You're in Books!

SHARE is highlighted in a new book from the Cornell University Press, entitled The Evolving Healthcare Landscape: How Employees, Organizations, and Institutions are Adapting and Innovating. Our union is profiled in a chapter that describes labor-management partnership at six different hospitals, including our own.


The book provides some background about SHARE’s history of “Joint Working Groups that bring together managers, providers, union members, and union staff to discuss issues.” It explains how, recently, our union’s philosophies have matched more with those of the hospital leadership, and align with the efforts of the Center for Innovation and Transformational Change (CITC). There’s even mention of the Patient Satisfaction project involving SHARE members in our hospital’s Central Scheduling department.

The chapter opens by pointing out that, according to previous studies, “labor-management partnerships have been an important and powerful process to improve the quality of services/products, control costs, and improve the quality of work life of employees as result of front-line staff and union involvement.” The chapter concludes with the idea that SHARE “believes strongly that members want to have a more direct role in the process improvement activities as well as improving quality of worklife issues.”


The authors note that we've got a ways to go. “The main challenge thus far,” they write, “is the unevenness of implementation: some departments are quite invested and committed to the process, while others have not adopted any of the new practices.” That certainly describes one of the big challenges ahead. SHARE wants every member to have the tools to improve her work life.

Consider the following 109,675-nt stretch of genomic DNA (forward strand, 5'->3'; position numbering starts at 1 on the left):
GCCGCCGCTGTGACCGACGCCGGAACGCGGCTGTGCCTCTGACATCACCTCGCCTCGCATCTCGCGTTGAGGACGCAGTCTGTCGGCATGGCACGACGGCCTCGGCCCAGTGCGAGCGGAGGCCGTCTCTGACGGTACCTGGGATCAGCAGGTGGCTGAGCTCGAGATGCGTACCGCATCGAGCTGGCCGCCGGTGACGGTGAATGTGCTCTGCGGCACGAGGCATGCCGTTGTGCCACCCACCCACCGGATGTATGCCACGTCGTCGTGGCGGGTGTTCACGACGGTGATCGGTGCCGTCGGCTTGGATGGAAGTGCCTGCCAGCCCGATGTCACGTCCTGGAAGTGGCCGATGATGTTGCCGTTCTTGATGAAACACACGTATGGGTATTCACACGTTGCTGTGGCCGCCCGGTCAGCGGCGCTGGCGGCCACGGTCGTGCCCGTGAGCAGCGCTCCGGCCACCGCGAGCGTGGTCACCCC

Fortunately, one thing that feels exciting to us is that, less than two months after being printed, the book is already a little out-of-date. The authors note with curiosity in the book that our union and hospital didn’t have any written agreements about our process improvement work.

Things have changed, however. Since our recent contract agreement, we now have a mutual commitment to spread Unit Based Teams throughout our hospital system, and further develop the ability for front-line employees to take the lead in the workplace.


We also find it fortunate that the authors, Adrienne Eaton and Becky Givan, have asked to continue to study our efforts. We’ve looked to their writing to better understand the successes and failures of labor-management relationships in the past, and are excited to welcome them to help us make sense of the work we’re doing here.


Or dive even deeper into our history by reading the book about our sister union at Harvard University, We Can’t Eat Prestige: The Women Who Organized Harvard.